*Contents of this post include experiences with an eating disorder.*
I honestly couldn’t tell you when I first developed my eating disorder. I have a feeling that it all began sometime around the age of six or seven, but sometimes it seems as though I came out of the womb balking at the idea of being 7.2 ounces.
To be specific, I suffer from a disorder called “Orthorexia nervosa.” Unlike Anorexia nervosa or Bulimia, this disorder is marked by an obsessive concern with exercise and the perceived “cleanliness” or “purity” of foods. Basically, if I had all the money in the world, my pantry would look almost exactly like Gwyneth Paltrow’s. Now, one may wonder why this is such a bad thing. After all, isn’t it good to want to eat healthy foods and go to the gym?
Not always. At my worst, I will dream about healthy recipes, have nightmares about eating mountains of cinnamon buns (which sounds absolutely amazing now that I’ve recovered), and cannot for the life of me shut up about diet and exercise despite the fact that I can see my friends become bored, irritated, and concerned with my unceasing Women’s Health jargon. My body, for all intents and purposes, becomes the only part of me that I care about.
My last relapse was over two years ago now, and for a long time, I was too afraid to begin cooking. Too afraid to buy produce or bread just in case I began scouring labels for nutritional content again, or tried to purge all unhealthy fats from my diet. In order to avoid this eventuality, I decided to simply live off prepackaged foods, avoid exercise, and simply try not to think about my body. This strategy worked, though I felt more sluggish than usual, until I arrived in Houston, was handed my monthly grocery card, and was told that it couldn’t be used for pre-packaged foods. Crap.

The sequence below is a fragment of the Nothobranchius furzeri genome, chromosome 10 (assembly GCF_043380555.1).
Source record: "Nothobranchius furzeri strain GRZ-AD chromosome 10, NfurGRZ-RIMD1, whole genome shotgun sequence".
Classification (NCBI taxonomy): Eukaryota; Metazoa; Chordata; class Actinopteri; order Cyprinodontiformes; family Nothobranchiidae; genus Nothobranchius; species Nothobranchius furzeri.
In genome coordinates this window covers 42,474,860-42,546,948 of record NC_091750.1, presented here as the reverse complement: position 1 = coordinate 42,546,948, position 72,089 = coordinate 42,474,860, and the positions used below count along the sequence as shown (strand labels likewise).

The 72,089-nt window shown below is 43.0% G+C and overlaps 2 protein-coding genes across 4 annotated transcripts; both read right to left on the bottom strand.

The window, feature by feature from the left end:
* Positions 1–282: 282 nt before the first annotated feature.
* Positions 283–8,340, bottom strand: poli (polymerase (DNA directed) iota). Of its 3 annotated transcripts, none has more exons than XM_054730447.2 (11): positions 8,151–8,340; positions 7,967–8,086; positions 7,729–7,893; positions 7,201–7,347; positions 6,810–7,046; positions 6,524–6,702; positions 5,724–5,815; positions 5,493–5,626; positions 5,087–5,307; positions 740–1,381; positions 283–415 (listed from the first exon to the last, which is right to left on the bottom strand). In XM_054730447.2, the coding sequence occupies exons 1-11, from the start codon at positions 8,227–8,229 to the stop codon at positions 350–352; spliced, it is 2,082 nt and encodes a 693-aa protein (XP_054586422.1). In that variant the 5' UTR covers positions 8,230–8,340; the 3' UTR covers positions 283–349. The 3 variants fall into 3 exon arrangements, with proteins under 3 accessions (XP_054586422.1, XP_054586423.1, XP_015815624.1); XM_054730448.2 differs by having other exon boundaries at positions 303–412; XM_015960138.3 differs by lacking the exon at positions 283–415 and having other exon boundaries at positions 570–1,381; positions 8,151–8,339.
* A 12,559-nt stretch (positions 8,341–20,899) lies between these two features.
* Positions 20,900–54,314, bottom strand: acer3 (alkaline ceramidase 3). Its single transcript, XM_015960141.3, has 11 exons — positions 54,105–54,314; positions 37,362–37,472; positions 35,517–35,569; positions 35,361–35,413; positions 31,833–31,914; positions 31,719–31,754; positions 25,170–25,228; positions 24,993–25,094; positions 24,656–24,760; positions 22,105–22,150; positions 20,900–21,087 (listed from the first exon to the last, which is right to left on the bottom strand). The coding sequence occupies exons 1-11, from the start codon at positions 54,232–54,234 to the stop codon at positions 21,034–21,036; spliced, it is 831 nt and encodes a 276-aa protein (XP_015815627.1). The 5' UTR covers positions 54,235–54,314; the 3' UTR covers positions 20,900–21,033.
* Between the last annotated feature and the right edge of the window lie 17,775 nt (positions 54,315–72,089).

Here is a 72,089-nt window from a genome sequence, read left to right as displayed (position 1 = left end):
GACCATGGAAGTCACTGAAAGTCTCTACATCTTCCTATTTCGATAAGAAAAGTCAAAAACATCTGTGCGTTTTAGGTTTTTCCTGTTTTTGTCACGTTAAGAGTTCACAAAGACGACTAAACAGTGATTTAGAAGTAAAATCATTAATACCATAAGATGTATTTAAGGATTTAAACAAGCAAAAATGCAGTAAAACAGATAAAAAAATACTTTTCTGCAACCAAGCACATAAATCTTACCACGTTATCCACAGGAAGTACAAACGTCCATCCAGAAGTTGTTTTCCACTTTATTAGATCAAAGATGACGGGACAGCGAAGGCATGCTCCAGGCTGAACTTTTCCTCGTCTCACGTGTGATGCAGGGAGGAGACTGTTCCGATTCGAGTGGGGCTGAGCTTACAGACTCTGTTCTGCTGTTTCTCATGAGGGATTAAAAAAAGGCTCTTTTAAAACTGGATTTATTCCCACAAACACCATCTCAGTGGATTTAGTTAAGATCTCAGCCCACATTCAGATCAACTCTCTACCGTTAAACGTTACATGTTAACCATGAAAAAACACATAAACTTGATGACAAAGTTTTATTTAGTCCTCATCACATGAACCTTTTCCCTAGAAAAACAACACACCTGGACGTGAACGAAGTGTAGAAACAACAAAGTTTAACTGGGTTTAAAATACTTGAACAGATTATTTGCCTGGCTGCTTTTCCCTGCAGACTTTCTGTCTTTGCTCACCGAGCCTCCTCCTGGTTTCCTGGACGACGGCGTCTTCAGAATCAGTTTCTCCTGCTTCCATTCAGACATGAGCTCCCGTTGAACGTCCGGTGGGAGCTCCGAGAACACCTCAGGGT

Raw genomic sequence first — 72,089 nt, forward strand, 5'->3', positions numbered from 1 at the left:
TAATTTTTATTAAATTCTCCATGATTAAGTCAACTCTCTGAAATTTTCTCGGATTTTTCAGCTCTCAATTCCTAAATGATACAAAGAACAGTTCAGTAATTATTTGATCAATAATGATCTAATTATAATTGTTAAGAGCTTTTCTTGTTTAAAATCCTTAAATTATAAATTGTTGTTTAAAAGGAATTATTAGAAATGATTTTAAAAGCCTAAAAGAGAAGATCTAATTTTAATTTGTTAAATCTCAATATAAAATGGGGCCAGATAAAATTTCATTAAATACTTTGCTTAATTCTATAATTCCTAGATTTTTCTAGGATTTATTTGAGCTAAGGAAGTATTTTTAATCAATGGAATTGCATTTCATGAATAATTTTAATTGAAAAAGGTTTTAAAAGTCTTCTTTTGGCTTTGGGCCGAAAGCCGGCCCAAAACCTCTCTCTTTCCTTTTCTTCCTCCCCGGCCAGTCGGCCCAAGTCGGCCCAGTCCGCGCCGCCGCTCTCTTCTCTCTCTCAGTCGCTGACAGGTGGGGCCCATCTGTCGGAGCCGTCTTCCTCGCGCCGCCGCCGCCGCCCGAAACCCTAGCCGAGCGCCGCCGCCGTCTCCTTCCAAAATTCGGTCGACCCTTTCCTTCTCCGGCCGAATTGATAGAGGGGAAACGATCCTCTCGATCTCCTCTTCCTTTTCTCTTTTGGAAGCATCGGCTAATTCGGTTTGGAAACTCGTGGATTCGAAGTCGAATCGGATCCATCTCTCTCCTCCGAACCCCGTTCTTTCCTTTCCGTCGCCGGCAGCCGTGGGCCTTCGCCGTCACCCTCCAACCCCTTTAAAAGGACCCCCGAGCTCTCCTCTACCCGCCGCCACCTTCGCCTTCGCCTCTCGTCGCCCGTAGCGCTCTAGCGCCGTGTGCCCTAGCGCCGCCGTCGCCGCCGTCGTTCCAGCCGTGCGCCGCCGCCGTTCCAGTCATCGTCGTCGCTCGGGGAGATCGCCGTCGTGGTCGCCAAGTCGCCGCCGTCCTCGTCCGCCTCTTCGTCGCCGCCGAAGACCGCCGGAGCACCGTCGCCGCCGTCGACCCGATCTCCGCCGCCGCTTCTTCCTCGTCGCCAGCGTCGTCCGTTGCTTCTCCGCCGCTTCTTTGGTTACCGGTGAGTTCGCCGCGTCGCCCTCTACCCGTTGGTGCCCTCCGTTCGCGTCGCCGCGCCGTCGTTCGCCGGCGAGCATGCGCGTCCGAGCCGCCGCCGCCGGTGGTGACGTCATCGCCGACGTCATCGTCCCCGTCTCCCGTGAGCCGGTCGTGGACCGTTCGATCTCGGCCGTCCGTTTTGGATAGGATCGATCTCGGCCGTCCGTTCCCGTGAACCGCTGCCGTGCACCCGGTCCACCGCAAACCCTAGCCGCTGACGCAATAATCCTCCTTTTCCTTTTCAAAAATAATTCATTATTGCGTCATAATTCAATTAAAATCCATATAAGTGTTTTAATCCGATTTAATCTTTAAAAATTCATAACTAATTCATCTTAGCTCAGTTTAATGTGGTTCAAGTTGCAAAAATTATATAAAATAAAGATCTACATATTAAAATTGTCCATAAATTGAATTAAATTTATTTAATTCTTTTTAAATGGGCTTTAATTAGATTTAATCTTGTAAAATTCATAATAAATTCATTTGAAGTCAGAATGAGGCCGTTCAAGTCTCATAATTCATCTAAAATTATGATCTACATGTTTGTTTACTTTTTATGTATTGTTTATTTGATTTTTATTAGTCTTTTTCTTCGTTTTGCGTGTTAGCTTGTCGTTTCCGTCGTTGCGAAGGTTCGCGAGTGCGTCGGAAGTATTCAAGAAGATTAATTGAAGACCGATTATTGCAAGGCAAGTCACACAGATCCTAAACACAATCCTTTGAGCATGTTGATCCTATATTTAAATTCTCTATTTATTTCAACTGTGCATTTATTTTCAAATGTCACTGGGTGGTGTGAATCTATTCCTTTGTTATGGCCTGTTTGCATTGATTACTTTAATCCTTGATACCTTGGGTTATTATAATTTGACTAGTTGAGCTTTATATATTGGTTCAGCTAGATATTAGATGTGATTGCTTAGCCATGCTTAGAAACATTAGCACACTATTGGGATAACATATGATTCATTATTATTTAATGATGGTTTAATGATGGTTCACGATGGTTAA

For the first few months, I struggled. I ordered takeout on my own dime and struggled to decipher the loopholes of “prepackaged food.” If I bought my beloved Annie’s Mac and Cheese, was I exploiting the system? Was I really going to be able to last the year without either destroying my bank account or my sense of self-worth? Am I strong enough for this?
Spoiler Alert: I am! I’ll admit, it took some time, but with the help of my housemate, and lots of embarrassing internal pep talks, I’ve been able to incorporate both large amounts of produce, healthy fats, and goodies from the discount pastry section (the best section of all!) into my daily routine. By being forced to prepare my own food, and by building a support system to hold me accountable, I’ve come farther in my journey to self-acceptance and balance than I ever have before.
I’m able to go on walks and idly check my Health app on my iPhone without feeling the irresistible drive to add miles upon miles to the step-counter. I can gleefully purchase a tub of banana pudding without ever once feeling the desire to put it back on the shelf.
And let me tell you, I’m feeling pretty damn good.
-Valerie, Avenue CDC in Houston.